By Jason Burnstein, Movement and Circus Arts Teacher
This year’s Pentathlon was like no other. First of all, it was held at the magnificent Whitewater State Park rather than being held locally (as we have done the past two years due to COVID restraints) or in Ferryville, Wisconsin, where most of our Pentathlons have taken place in the past. But what really made this year’s event unique was the people who came together to make it happen.
Allow me to paint a picture for you: a natural silence falls upon the participants and spectators as the five event leaders, dressed all in white, begin to move slowly together. Our attention is taken to the invitation of the movement, the song of the river jumping over the rocks behind the teachers, the eagle circling the majestic bluffs above, the students eager for the games to begin. I was honored to be a part of that group dressed in white. I stood next to my dear assistant teacher, Maya Dunn; our beloved colleague and friend of both schools, Ann Meany; Russell Harris, who served as my assistant in the past and is now the lead Movement teacher at the Minnesota Waldorf School; and our visiting guest artist/teacher from Costa Rica, Marisol Vargas. Together we welcomed the athletes and their families and friends who came to witness their efforts as they participated in all five of the Pentathlon events of Javelin, Discus, Running, Long Jump and Wrestling.
Our students were joined by the fifth graders from the Minnesota Waldorf School. They had already formed pen pals with each other earlier in the year, so it was easy for them to connect and deepen their friendships. Together we spent three days in glorious competition. That’s quite a juxtaposition isn’t it? But indeed the Pentathlon is a unique form of competition in which the goal is to seek glory. By that I mean that each of the pentathletes strive to do their very best and in so doing, they reach towards the archetypal movements in each event. Zeus and Athena were there to watch and Apollo kept gracing the fields with his sun-filled presence. As the day progressed the students were recognized for the moments that they shone, and in return they brought glory to themselves, their city-state, and their school. (Special thanks to all of the city-state leaders who held and witnessed the students throughout the day.)
Glory can be defined as great beauty and splendor, but also as honor, admiration, or distinction. In religious terms it is thought of as the manifestation of the presence of God. At the Pentathlon, we see the glory that the students bring as that part of humanity which strives to do their very best and serves as a reminder of all that is possible. It is a precious and beautiful gift to behold.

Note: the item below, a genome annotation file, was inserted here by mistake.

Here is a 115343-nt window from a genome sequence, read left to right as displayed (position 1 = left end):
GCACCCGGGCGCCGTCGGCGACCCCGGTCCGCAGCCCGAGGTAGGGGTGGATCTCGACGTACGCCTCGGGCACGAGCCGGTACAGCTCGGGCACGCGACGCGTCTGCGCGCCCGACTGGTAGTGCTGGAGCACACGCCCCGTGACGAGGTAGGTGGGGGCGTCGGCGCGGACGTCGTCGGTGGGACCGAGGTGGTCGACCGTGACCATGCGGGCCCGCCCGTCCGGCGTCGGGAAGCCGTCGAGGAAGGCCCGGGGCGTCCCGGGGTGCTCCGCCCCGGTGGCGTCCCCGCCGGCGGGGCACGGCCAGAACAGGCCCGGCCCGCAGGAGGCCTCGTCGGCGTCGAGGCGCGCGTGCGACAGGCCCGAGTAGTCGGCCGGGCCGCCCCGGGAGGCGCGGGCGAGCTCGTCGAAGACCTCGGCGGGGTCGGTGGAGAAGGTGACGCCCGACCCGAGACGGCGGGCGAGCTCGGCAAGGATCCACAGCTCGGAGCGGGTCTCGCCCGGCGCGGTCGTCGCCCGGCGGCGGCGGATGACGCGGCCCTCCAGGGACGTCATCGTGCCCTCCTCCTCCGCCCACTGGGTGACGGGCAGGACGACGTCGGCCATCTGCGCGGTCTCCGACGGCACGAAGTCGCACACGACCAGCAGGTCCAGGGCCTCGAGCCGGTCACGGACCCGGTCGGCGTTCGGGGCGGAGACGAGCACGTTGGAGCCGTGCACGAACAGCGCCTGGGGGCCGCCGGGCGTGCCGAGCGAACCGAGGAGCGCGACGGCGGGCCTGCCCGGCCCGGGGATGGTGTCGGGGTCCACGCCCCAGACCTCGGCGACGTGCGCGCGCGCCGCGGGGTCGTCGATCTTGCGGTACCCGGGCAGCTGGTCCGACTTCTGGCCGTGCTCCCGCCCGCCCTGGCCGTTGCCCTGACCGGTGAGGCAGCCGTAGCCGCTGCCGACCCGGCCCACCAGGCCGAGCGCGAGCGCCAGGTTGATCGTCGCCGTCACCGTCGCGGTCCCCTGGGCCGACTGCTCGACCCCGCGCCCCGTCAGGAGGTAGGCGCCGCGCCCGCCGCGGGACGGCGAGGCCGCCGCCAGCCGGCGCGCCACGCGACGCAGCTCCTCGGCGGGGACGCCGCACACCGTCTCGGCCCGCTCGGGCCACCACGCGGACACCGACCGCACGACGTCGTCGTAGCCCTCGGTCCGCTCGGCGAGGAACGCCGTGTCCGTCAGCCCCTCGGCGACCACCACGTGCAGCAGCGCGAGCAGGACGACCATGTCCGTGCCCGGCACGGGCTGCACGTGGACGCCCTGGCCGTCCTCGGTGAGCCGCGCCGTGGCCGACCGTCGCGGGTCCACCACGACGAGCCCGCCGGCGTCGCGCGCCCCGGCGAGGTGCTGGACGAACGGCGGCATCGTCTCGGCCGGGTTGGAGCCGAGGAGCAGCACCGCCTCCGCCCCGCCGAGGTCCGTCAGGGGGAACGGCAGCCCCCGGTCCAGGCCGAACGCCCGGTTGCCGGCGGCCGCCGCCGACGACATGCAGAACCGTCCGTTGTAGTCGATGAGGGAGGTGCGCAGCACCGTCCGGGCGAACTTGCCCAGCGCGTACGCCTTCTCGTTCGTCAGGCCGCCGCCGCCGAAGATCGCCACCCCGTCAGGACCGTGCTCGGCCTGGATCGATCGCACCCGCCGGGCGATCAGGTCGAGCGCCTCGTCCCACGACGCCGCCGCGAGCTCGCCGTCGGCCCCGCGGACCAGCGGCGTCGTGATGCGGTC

Some memorable highlights (of which there were many), was when two students fell on hard concrete during the first running event and stood up with smiles on their faces. They tended to their wounds and then rejoined the group with perseverance and complete determination to carry on undeterred. One student, after running in the 40 yard dash, said with a beaming smile on her face, “I feel like that was the fastest that I have ever run in my entire life.” The sentiment was confirmed by those who witnessed her. Another student joyfully took on the challenge of jumping farther than anyone else and then tried throwing the javelin further than anyone else during the finals round. Through an impressive display of the power of the ideal form and dynamic, he was successful in both of his final attempts! This is only a sample of the many incredibly inspiring and beautiful moments of sportspersonship that we witnessed throughout the day.
Perhaps my favorite moment was watching Marisol lead the Javelin event in the finals. Although her English is very good, she was struggling at first to address the students and all the parents using a second language. So she abandoned English and spoke beautifully and eloquently in Spanish while demonstrating the movements that we were looking for in the throw. Everyone understood the meaning clearly and perhaps even better than before. Watching her then call out the commands and shout the word “¡Lanza!” (“throw” in Spanish) over and over again created long lasting memories for the students and spectators. It was this spirit of inclusion that echoed in the valley of the games.
We also had the treat of watching Marisol and Mr. Harris playfully dancing, kicking, and hand standing in the Brazilian martial art of Capoeira. We ate well (thanks to so many amazing parents that helped make it all happen), we played many games, and sang many songs (thanks to the class teachers). I remember returning from a hike in the evening after the games to the sound of both schools singing “Oh How Lovely is the Evening” in a stunning three part round. It ended with the song of nature singing back to them as the students rushed off to their cabins after a truly glorious day.
Thank you Mr. Burnstein, Ms. Holt, Maya Dunn, Ann Meany, Marisol Vargas, all of our incredible 5th grade parent volunteers, and the teachers and parents from MWS for making this event possible for our students. Often we don’t realize how much work goes into an experience that feels so effortless and “right”, or perhaps we do realize it but get caught up in our day-to-day and forget to pause and express our gratitude. Let us take that pause now, and extend our sincere thanks to the teachers and parents who organized, facilitated, and held this experience — one of the great highlights of the grade school journey, in so many ways — for our 5th grade students and their families.